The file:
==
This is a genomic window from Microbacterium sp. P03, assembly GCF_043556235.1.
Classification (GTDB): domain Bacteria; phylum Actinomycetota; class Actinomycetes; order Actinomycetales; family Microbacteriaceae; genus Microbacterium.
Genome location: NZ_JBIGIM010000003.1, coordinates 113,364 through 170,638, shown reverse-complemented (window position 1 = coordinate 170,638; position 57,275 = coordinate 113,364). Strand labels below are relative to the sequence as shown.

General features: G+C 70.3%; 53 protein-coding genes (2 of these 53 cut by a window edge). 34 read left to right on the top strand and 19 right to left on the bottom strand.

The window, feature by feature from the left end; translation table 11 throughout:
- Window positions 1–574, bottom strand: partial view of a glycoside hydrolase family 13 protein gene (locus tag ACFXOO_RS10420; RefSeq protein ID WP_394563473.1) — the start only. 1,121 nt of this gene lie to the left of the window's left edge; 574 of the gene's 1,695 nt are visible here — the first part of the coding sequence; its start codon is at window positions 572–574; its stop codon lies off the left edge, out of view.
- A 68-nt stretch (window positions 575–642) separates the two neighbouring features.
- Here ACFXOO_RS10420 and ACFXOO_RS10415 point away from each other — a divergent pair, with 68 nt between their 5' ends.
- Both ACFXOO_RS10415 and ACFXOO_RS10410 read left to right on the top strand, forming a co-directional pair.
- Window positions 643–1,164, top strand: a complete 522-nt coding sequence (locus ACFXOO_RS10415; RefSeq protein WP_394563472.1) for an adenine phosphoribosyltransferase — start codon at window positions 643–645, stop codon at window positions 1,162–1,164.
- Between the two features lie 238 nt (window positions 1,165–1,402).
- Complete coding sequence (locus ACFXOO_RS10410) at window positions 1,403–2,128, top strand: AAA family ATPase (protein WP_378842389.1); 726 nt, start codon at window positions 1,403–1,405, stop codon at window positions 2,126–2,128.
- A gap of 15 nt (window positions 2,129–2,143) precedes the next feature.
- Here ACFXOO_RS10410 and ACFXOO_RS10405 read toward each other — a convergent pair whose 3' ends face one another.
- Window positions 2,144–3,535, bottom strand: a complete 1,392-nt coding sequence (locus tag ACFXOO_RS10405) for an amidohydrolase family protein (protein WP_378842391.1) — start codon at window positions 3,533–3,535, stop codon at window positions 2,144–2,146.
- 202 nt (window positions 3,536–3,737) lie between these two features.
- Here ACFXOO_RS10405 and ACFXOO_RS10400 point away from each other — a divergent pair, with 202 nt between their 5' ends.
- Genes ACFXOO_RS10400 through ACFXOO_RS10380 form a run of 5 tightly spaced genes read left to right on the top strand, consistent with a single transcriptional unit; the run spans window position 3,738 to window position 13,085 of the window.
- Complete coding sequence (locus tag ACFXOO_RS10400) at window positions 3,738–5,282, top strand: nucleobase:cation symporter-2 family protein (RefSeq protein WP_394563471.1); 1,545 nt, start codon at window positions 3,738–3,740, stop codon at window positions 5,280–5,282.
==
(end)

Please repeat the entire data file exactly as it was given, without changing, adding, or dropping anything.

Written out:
This is a genomic window from Microbacterium sp. P03, assembly GCF_043556235.1.
Classification (GTDB): domain Bacteria; phylum Actinomycetota; class Actinomycetes; order Actinomycetales; family Microbacteriaceae; genus Microbacterium.
Genome location: NZ_JBIGIM010000003.1, coordinates 113,364 through 170,638, shown reverse-complemented (window position 1 = coordinate 170,638; position 57,275 = coordinate 113,364). Strand labels below are relative to the sequence as shown.

General features: G+C 70.3%; 53 protein-coding genes (2 of these 53 cut by a window edge). 34 read left to right on the top strand and 19 right to left on the bottom strand.

The window, feature by feature from the left end; translation table 11 throughout:
- Window positions 1–574, bottom strand: partial view of a glycoside hydrolase family 13 protein gene (locus tag ACFXOO_RS10420; RefSeq protein ID WP_394563473.1) — the start only. 1,121 nt of this gene lie to the left of the window's left edge; 574 of the gene's 1,695 nt are visible here — the first part of the coding sequence; its start codon is at window positions 572–574; its stop codon lies off the left edge, out of view.
- A 68-nt stretch (window positions 575–642) separates the two neighbouring features.
- Here ACFXOO_RS10420 and ACFXOO_RS10415 point away from each other — a divergent pair, with 68 nt between their 5' ends.
- Both ACFXOO_RS10415 and ACFXOO_RS10410 read left to right on the top strand, forming a co-directional pair.
- Window positions 643–1,164, top strand: a complete 522-nt coding sequence (locus ACFXOO_RS10415; RefSeq protein WP_394563472.1) for an adenine phosphoribosyltransferase — start codon at window positions 643–645, stop codon at window positions 1,162–1,164.
- Between the two features lie 238 nt (window positions 1,165–1,402).
- Complete coding sequence (locus ACFXOO_RS10410) at window positions 1,403–2,128, top strand: AAA family ATPase (protein WP_378842389.1); 726 nt, start codon at window positions 1,403–1,405, stop codon at window positions 2,126–2,128.
- A gap of 15 nt (window positions 2,129–2,143) precedes the next feature.
- Here ACFXOO_RS10410 and ACFXOO_RS10405 read toward each other — a convergent pair whose 3' ends face one another.
- Window positions 2,144–3,535, bottom strand: a complete 1,392-nt coding sequence (locus tag ACFXOO_RS10405) for an amidohydrolase family protein (protein WP_378842391.1) — start codon at window positions 3,533–3,535, stop codon at window positions 2,144–2,146.
- 202 nt (window positions 3,536–3,737) lie between these two features.
- Here ACFXOO_RS10405 and ACFXOO_RS10400 point away from each other — a divergent pair, with 202 nt between their 5' ends.
- Genes ACFXOO_RS10400 through ACFXOO_RS10380 form a run of 5 tightly spaced genes read left to right on the top strand, consistent with a single transcriptional unit; the run spans window position 3,738 to window position 13,085 of the window.
- Complete coding sequence (locus tag ACFXOO_RS10400) at window positions 3,738–5,282, top strand: nucleobase:cation symporter-2 family protein (RefSeq protein WP_394563471.1); 1,545 nt, start codon at window positions 3,738–3,740, stop codon at window positions 5,280–5,282.